How To Have A Good Bad Day

Ben Ravetta
5 min readJul 3, 2022


Rethink your thinking.

Photo by Brett Jordan on Unsplash

Have you ever had a day, where everything starts going wrong? Usually one after the other, but seemingly all at once? Sound familiar? I’m a huge believer in karma and fate. When Morpheus asked Neo if he believed in fate in The Matrix, he said no, “I don’t like the idea that I’m not in control of my own life”.

The reality is that we’re not. Epictetus said it best,

The chief task in life is simply this: to identify and separate matters so that I can say clearly to myself which are externals not under my control, and which have to do with the choices I actually control. Where then do I look for good and evil? Not to uncontrollable externals, but within myself to the choices that are my own…

– Epictetus

99% of the experiences that happen to us are outside of our control. It’s this philosophy you must embody if you are to ever break the cycle of letting a few bad moments ruin your whole day.


It was a sunny Sunday morning and I’d taken the dog for a walk at our favourite spot — everything was great. She went into the river (which is now drying up and is mostly mud) and came out with her usual muddy socks on. We got back to the car and set off back to home. Everything is fine, right?

Except it wasn’t, I had been arguing with my partner all morning, things weren't going so well today. I’d been up all last night with my eldest daughter, she’s autistic and has difficulties sleeping sometimes. I try to put the sleep deprivation to the back of my mind. There was no breakfast in the house this morning, I hadn’t eaten yet. I was hungry. We needed milk for the kids and the car needed diesel. I didn’t have any money, work isn’t going too well right now. I message my sister and ask her for a loan until midweek, she’s all too happy to help out.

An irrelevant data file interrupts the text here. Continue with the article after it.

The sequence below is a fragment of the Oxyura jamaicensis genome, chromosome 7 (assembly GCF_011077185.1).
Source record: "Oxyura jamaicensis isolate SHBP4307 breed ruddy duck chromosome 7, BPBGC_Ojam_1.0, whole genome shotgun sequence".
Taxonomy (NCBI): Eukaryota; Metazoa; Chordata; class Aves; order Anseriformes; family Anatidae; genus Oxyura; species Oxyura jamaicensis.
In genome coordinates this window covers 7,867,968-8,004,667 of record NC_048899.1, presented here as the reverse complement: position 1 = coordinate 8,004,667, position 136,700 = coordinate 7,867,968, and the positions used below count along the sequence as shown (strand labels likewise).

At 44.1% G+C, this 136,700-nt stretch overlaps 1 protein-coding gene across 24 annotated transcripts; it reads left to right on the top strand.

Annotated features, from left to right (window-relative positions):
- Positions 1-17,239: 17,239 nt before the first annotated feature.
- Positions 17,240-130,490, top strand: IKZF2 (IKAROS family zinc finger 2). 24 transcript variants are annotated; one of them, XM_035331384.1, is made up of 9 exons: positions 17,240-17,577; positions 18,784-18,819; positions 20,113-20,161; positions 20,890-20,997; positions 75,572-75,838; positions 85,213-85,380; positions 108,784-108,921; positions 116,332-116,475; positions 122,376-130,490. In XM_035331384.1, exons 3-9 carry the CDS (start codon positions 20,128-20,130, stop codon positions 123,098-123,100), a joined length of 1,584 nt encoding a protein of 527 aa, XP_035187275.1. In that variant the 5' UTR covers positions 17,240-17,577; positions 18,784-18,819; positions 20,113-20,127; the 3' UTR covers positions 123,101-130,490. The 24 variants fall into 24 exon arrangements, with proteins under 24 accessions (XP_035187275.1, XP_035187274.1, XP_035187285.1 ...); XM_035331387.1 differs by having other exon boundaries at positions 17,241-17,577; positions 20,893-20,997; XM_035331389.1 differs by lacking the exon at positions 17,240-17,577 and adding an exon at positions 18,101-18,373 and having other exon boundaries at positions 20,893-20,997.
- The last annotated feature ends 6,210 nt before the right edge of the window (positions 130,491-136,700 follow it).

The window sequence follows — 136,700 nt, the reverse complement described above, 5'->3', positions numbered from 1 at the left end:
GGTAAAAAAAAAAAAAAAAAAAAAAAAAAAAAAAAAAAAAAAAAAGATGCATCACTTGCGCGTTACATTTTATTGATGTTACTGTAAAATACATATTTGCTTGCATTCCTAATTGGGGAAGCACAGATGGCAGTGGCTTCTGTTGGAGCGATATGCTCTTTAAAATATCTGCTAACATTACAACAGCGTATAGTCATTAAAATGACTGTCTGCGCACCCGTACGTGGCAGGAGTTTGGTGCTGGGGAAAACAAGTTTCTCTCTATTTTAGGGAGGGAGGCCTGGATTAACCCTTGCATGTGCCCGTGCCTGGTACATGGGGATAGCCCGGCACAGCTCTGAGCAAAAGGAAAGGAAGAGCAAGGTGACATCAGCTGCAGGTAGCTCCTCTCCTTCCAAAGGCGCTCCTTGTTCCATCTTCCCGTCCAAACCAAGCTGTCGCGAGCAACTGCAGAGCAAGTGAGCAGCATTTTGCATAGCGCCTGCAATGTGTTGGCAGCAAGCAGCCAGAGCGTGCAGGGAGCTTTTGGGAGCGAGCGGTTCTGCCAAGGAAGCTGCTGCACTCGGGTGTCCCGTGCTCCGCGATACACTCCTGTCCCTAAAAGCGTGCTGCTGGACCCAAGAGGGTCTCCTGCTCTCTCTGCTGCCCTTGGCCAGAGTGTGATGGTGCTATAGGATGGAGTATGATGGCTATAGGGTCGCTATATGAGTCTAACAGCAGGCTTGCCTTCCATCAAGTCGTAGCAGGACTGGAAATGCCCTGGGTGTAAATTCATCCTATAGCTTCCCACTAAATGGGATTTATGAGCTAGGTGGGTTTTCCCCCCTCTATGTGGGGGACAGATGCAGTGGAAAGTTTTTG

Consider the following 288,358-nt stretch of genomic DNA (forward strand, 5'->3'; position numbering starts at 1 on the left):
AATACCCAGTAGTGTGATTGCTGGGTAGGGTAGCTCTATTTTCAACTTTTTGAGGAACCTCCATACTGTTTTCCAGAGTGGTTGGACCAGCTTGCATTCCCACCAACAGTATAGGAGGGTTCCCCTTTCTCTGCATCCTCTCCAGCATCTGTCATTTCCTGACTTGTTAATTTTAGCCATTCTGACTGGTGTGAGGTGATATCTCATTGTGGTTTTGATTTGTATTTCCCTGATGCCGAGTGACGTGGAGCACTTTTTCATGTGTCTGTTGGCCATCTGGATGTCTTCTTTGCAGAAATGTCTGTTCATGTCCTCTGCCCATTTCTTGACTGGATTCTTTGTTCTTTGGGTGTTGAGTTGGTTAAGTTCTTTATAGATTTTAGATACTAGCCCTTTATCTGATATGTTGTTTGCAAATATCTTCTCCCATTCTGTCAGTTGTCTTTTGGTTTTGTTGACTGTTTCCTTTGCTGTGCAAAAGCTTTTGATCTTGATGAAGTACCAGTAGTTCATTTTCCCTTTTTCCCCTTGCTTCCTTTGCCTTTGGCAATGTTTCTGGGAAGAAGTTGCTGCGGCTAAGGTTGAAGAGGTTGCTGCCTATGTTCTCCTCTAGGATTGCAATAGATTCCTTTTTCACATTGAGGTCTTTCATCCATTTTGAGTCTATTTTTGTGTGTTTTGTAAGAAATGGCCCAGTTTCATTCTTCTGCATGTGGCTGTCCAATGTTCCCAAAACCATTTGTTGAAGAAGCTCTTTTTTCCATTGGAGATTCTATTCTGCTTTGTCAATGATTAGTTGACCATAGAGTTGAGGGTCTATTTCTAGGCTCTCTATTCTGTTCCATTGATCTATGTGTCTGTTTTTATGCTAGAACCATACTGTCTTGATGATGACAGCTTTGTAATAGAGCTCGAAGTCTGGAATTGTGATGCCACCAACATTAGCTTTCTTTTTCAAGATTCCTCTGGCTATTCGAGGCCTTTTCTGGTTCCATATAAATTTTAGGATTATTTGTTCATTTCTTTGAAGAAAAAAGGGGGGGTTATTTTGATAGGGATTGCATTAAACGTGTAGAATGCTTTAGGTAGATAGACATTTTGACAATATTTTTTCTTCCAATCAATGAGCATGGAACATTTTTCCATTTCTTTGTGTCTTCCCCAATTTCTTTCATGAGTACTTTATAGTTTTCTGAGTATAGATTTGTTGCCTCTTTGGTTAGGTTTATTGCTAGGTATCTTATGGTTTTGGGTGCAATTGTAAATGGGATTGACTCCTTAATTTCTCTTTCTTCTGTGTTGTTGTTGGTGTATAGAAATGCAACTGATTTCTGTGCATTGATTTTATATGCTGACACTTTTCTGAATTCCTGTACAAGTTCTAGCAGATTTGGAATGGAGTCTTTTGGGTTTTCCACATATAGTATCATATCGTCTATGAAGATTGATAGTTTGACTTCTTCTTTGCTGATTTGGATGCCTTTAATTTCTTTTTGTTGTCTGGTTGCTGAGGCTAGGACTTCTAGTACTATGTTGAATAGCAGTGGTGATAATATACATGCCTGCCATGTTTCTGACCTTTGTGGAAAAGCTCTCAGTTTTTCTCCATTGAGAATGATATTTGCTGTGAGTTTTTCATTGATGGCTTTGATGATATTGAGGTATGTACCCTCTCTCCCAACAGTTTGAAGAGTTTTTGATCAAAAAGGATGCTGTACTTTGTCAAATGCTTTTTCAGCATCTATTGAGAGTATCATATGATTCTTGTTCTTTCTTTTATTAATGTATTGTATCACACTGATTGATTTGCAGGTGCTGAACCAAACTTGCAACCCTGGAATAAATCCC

5 minutes on the road, I feel a rumble through the steering wheel, like I’d hit started driving over the little cats eye reflectors in the middle of the road. Weird. Next, an all too familiar sign pops up on my dash.

The BMW tyre pressure warning, my MPG is better though


The drivers side rear tyre that I’d had repaired a few weeks prior had unrepaired itself and fully deflated. I continued to drive for a while, until I found a safe spot to pull over. Not ideal, outside somebody’s house.

That’s when the familiar feeling comes washing over me. “Why me?”, I was already having a bad day, why is this happening now? I check my phone, the battery is on 3%. I message my mechanic to see if he can pick me up, or at least bring the space saver and swap it out whilst he repairs the puncture (again). No luck, he’s out of town for the day.

It’s a 12KM walk back to home, the sun is beaming down, I’ve got my dog in the boot and no water for the journey. I feel defeated. Life sometimes has a way of beating you until you’re down, then beating you some more, and it’s times like these where I find strength in thinking about that.

Let me tell you something you already know. The world ain’t all sunshine and rainbows. It’s a very mean and nasty place and I don’t care how tough you are, it will beat you to your knees and keep you there permanently if you let it. You, me, or nobody is gonna hit as hard as life.